RICHMOND, Va. -- A paving and construction project that will bring several changes to a long stretch of Broad Street in Richmond will get underway this weekend.
It will impact street parking, sidewalks, bus lanes and more for several days at a time.
"We're in a constant state of flux. This is no exception," Trevor Dickerson, the former president of the Greater Scott's Addition Association, said.
Dickerson shared what life has been like in Scott's Addition over the past five years as he served as the president of the neighborhood association.
The neighborhood is part of the construction project set to begin Monday along a four-mile stretch of Broad Street, from Third Street to Staples Mill.
The project will involve several components. The first will be milling and paving which will be broken into five phases and is expected to last until mid to late June.
"Overlaying the entire street from curb to curb which is, to be quite honest, over 30 lane miles," Bobby Vincent, Richmond's director of the Department of Public Works, said.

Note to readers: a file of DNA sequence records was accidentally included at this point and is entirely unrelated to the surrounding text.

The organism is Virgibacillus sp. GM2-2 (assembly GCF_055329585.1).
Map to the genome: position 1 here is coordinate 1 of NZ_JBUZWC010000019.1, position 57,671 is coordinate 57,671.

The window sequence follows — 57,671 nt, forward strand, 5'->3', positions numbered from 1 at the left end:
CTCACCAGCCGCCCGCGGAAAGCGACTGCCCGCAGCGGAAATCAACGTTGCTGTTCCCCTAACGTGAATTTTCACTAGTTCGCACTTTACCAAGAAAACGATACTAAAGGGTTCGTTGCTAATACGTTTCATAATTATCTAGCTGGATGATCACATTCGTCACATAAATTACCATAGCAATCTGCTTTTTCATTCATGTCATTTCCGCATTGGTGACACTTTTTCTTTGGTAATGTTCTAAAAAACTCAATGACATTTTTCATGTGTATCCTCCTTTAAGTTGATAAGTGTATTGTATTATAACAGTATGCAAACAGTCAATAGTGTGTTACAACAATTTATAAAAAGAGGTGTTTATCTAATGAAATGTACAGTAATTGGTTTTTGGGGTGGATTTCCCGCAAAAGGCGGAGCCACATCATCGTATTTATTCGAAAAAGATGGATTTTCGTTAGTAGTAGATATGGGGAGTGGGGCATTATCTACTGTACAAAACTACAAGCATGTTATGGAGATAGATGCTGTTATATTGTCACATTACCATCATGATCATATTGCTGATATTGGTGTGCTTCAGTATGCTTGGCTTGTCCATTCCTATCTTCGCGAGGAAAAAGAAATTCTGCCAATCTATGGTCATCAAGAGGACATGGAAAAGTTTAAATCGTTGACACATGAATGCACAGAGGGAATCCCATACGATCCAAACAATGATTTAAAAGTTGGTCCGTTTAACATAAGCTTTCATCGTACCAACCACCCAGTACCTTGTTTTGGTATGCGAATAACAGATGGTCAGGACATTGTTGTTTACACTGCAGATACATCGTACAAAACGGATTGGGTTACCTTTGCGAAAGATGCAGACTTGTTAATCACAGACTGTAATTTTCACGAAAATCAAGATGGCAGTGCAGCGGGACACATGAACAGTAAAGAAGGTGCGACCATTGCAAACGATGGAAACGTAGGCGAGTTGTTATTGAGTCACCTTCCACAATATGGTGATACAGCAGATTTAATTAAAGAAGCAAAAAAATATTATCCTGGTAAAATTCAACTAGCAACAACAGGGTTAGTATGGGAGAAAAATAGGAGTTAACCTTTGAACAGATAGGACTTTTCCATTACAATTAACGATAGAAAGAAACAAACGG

The work will happen 24 hours a day with the exception of breaks during the weekend.
"We're not trying to have any on Friday nights as well as Saturday and Saturday night," Vincent said.
As those sections are finished, the GRTC Pulse Bus lanes will then be painted red to alert drivers and pedestrians, something that Dickerson said he constantly sees a need for.
"We have problems all the time with, you know, vehicles going into the bus lane and it creates confusion and crashes and things like that," Dickerson said.
There will also be work done on water lines, traffic signals and several improvements to sidewalks.
"We also have tree planters that we're going to be putting in crosswalks that are going to be upgraded," Vincent said.
Vincent said all the work is being done at once through various funding methods, including grants. Because of the work, there will be closures and detours for vehicles and pedestrians at various stages.
"The only thing we ask people to do is just follow the signage. And the signage on the spot is how you will be best guided to maneuver throughout that construction zone," Vincent said.
For Dickerson, he said sidewalk closures have been a concern in his neighborhood for years. He hopes to see mitigation measures and safe passages, but overall, said he's looking forward to the finished project.
"There'll be some growing pains in the short term but it should be a good thing in the long haul and some 2023, I think this will be a nice looking stretch," Dickerson said.